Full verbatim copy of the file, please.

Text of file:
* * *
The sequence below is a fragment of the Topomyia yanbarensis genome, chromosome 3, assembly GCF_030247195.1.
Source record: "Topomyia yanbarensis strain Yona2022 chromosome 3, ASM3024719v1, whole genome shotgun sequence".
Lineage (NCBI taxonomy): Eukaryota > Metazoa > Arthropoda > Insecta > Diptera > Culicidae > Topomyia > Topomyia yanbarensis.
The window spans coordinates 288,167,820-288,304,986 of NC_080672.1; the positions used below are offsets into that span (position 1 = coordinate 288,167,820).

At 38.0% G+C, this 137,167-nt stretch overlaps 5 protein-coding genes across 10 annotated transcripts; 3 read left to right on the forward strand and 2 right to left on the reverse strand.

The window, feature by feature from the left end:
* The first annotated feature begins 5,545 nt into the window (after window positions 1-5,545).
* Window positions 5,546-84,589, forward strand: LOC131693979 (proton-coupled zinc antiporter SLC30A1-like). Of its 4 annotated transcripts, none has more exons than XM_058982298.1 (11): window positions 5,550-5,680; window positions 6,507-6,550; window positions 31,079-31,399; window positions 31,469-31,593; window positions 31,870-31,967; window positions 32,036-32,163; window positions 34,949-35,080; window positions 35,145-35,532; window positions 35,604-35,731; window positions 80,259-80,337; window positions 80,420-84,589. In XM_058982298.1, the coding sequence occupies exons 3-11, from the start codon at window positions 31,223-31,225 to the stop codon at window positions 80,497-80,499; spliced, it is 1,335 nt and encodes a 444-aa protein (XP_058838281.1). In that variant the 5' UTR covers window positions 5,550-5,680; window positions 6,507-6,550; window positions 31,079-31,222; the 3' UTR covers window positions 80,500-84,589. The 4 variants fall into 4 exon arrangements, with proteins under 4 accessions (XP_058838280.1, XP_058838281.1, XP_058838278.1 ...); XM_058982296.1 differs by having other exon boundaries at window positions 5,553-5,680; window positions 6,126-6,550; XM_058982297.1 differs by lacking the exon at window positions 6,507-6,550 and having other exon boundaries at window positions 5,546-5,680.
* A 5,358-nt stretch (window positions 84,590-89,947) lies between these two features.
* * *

The sequence below is a fragment of the Topomyia yanbarensis genome, chromosome 3, assembly GCF_030247195.1.
Source record: "Topomyia yanbarensis strain Yona2022 chromosome 3, ASM3024719v1, whole genome shotgun sequence".
Lineage (NCBI taxonomy): Eukaryota > Metazoa > Arthropoda > Insecta > Diptera > Culicidae > Topomyia > Topomyia yanbarensis.
The window spans coordinates 288,167,820-288,304,986 of NC_080672.1; the positions used below are offsets into that span (position 1 = coordinate 288,167,820).

At 38.0% G+C, this 137,167-nt stretch overlaps 5 protein-coding genes across 10 annotated transcripts; 3 read left to right on the forward strand and 2 right to left on the reverse strand.

The window, feature by feature from the left end:
* The first annotated feature begins 5,545 nt into the window (after window positions 1-5,545).
* Window positions 5,546-84,589, forward strand: LOC131693979 (proton-coupled zinc antiporter SLC30A1-like). Of its 4 annotated transcripts, none has more exons than XM_058982298.1 (11): window positions 5,550-5,680; window positions 6,507-6,550; window positions 31,079-31,399; window positions 31,469-31,593; window positions 31,870-31,967; window positions 32,036-32,163; window positions 34,949-35,080; window positions 35,145-35,532; window positions 35,604-35,731; window positions 80,259-80,337; window positions 80,420-84,589. In XM_058982298.1, the coding sequence occupies exons 3-11, from the start codon at window positions 31,223-31,225 to the stop codon at window positions 80,497-80,499; spliced, it is 1,335 nt and encodes a 444-aa protein (XP_058838281.1). In that variant the 5' UTR covers window positions 5,550-5,680; window positions 6,507-6,550; window positions 31,079-31,222; the 3' UTR covers window positions 80,500-84,589. The 4 variants fall into 4 exon arrangements, with proteins under 4 accessions (XP_058838280.1, XP_058838281.1, XP_058838278.1 ...); XM_058982296.1 differs by having other exon boundaries at window positions 5,553-5,680; window positions 6,126-6,550; XM_058982297.1 differs by lacking the exon at window positions 6,507-6,550 and having other exon boundaries at window positions 5,546-5,680.
* A 5,358-nt stretch (window positions 84,590-89,947) lies between these two features.